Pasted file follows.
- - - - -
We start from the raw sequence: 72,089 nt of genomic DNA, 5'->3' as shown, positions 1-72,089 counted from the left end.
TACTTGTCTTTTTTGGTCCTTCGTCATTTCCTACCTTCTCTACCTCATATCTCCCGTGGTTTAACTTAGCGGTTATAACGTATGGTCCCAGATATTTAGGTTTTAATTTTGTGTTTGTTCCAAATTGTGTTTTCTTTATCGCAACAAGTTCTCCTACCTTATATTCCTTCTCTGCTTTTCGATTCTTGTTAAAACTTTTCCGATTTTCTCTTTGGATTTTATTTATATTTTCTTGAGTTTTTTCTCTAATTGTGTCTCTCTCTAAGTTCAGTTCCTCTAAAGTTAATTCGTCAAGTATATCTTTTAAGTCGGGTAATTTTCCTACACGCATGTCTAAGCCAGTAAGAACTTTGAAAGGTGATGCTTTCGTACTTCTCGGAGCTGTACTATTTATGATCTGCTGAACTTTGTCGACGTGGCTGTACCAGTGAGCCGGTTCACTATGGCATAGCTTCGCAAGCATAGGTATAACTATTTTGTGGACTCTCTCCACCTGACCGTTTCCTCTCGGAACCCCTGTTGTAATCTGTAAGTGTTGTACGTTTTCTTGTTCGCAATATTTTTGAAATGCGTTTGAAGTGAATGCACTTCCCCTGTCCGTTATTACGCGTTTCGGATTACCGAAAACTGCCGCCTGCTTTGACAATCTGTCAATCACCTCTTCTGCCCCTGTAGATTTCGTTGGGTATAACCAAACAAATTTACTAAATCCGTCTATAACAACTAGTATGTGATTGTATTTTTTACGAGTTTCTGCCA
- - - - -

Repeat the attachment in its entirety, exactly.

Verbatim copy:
We start from the raw sequence: 72,089 nt of genomic DNA, 5'->3' as shown, positions 1-72,089 counted from the left end.
TACTTGTCTTTTTTGGTCCTTCGTCATTTCCTACCTTCTCTACCTCATATCTCCCGTGGTTTAACTTAGCGGTTATAACGTATGGTCCCAGATATTTAGGTTTTAATTTTGTGTTTGTTCCAAATTGTGTTTTCTTTATCGCAACAAGTTCTCCTACCTTATATTCCTTCTCTGCTTTTCGATTCTTGTTAAAACTTTTCCGATTTTCTCTTTGGATTTTATTTATATTTTCTTGAGTTTTTTCTCTAATTGTGTCTCTCTCTAAGTTCAGTTCCTCTAAAGTTAATTCGTCAAGTATATCTTTTAAGTCGGGTAATTTTCCTACACGCATGTCTAAGCCAGTAAGAACTTTGAAAGGTGATGCTTTCGTACTTCTCGGAGCTGTACTATTTATGATCTGCTGAACTTTGTCGACGTGGCTGTACCAGTGAGCCGGTTCACTATGGCATAGCTTCGCAAGCATAGGTATAACTATTTTGTGGACTCTCTCCACCTGACCGTTTCCTCTCGGAACCCCTGTTGTAATCTGTAAGTGTTGTACGTTTTCTTGTTCGCAATATTTTTGAAATGCGTTTGAAGTGAATGCACTTCCCCTGTCCGTTATTACGCGTTTCGGATTACCGAAAACTGCCGCCTGCTTTGACAATCTGTCAATCACCTCTTCTGCCCCTGTAGATTTCGTTGGGTATAACCAAACAAATTTACTAAATCCGTCTATAACAACTAGTATGTGATTGTATTTTTTACGAGTTTCTGCCA